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Teahouse (Chashitsu)

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In this Room

The Zenshin-an Teahouse replicates the Sa-an, an 18th century teahouse in the Gyokurin-in, a temple complex within the famous Zen monastery of Daitoku-ji in Kyoto. A wealthy merchant had the Sa-an built in 1742, and today it carries an official designation as an "Important Cultural Property."

Constructed in the "rustic" style preferred by Sen Rikyu (1522-91), Japan's most famous tea master, the teahouse is characterized by its simplicity and restraint. Deeply impressed by the contemplative quality of tea rituals practiced by Zen monks, Rikyu sought to recreate that atmosphere during tea gatherings he hosted. To suggest an ascetic's retreat in the wilderness, he perfected the idea of a soan, or "grass hut," as an appropriate setting for such ceremonies.

A carved signboard under the eaves here reads Zenshin-an, "Hermitage of the Meditative Heart," the name given this teahouse by Fukushima Keido, the current abbot of Tofukuji temple in Kyoto.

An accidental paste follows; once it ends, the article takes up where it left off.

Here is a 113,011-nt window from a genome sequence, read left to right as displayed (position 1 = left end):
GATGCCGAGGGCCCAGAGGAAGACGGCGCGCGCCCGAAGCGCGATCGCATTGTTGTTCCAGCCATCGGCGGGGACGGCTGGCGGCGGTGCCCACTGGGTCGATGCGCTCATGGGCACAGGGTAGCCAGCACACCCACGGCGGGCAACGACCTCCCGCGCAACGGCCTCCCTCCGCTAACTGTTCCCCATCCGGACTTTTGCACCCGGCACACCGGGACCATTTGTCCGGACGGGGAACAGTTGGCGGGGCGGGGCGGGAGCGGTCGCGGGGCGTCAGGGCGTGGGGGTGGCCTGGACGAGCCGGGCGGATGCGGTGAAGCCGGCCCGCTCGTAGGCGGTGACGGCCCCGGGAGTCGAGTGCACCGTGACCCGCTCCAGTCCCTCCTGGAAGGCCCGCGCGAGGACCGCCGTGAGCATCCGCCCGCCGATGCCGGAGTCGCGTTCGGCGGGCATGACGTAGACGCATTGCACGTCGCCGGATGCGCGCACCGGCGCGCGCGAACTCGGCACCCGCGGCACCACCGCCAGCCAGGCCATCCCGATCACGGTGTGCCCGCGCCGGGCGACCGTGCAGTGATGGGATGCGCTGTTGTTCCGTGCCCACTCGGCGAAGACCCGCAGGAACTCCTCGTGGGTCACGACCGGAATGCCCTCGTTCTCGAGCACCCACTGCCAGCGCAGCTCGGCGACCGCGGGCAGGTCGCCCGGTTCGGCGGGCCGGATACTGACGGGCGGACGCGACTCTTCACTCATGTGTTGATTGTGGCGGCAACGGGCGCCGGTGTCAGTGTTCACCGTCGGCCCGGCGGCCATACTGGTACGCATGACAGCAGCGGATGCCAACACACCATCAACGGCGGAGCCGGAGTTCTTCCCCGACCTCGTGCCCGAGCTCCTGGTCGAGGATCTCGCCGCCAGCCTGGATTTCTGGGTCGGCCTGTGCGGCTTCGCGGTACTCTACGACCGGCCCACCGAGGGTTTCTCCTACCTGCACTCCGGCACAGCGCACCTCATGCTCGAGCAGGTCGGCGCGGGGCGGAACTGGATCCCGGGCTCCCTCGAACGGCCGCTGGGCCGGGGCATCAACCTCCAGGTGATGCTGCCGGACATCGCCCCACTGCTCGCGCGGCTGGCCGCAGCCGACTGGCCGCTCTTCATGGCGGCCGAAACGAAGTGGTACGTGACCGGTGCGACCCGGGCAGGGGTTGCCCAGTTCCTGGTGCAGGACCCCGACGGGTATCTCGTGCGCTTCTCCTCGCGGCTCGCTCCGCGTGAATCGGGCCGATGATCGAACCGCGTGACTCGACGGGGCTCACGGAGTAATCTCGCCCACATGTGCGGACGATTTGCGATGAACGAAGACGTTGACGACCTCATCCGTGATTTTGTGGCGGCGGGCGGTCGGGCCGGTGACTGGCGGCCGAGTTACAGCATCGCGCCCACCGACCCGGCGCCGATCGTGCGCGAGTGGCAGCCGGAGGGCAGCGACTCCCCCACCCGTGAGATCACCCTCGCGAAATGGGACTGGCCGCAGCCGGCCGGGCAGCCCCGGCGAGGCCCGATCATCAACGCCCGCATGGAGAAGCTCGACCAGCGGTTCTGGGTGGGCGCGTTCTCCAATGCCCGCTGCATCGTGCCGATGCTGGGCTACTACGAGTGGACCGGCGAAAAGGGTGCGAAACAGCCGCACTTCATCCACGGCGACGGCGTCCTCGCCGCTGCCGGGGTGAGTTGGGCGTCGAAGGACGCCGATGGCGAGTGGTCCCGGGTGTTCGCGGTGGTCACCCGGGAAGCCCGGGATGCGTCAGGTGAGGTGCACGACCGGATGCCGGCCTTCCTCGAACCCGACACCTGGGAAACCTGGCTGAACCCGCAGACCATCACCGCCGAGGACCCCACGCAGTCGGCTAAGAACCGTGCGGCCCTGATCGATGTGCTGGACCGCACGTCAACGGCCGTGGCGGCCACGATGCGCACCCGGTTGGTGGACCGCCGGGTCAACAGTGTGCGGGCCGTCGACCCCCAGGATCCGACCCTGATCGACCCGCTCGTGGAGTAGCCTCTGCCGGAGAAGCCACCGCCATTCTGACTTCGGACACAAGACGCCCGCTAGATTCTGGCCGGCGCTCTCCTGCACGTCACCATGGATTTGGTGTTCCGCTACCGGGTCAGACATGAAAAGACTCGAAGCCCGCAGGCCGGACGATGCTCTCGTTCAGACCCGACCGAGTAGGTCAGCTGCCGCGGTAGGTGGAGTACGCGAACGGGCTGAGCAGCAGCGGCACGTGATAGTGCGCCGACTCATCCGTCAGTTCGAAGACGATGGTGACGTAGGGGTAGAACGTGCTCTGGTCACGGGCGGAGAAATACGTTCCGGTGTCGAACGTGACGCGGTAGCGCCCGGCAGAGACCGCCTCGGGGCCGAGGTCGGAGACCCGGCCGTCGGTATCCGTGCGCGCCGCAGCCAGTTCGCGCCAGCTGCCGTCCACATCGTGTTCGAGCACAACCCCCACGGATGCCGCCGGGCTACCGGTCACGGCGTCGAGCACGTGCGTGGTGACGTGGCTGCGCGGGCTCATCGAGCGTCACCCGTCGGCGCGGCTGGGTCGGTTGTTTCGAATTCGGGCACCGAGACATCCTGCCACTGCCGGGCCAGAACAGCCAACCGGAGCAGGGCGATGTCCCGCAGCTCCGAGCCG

Typically, soan teahouses are small with roughly cut or completely unmilled wooden timbers. The great variety of bamboo, wood, reeds, vines, and straw suggests that such teahouses are created from materials found in nearby forests and fields. Their rough, earthen walls are made by spreading a mixture of clay and straw over a bamboo lattice. In such modest structures, seemingly far away from worldly concerns, tea can be enjoyed in a more meditative and philosophical way.

To enter the room, all guests, regardless of rank, need to crawl through a low entranceway, the nijiriguchi, to show their humility and social equality. And, unlike the ostentatious displays of wealth seen in aristocratic structures, teahouses like this had only limited decorations, usually just a simple flower arrangement and a hanging scroll, preferably with an edifying verse by a Zen priest.

Within this humble context, tea masters came to use sturdily potted, unglazed, and compellingly imperfect ceramics of Japanese manufacture, in addition to more refined wares from China.

Construction of the two Japanese rooms was done by the Japanese firm Yasuimoku Koumuten Co., LTD.

Gift of the Friends of the Institute, the Mary Livingston Griggs and Mary Griggs Burke Foundation, the Commemorative Association for the Japan World Exposition (1970), the James Ford Bell Foundation, Patricia M. Mitchell, Jane and Thomas Nelson, and many others.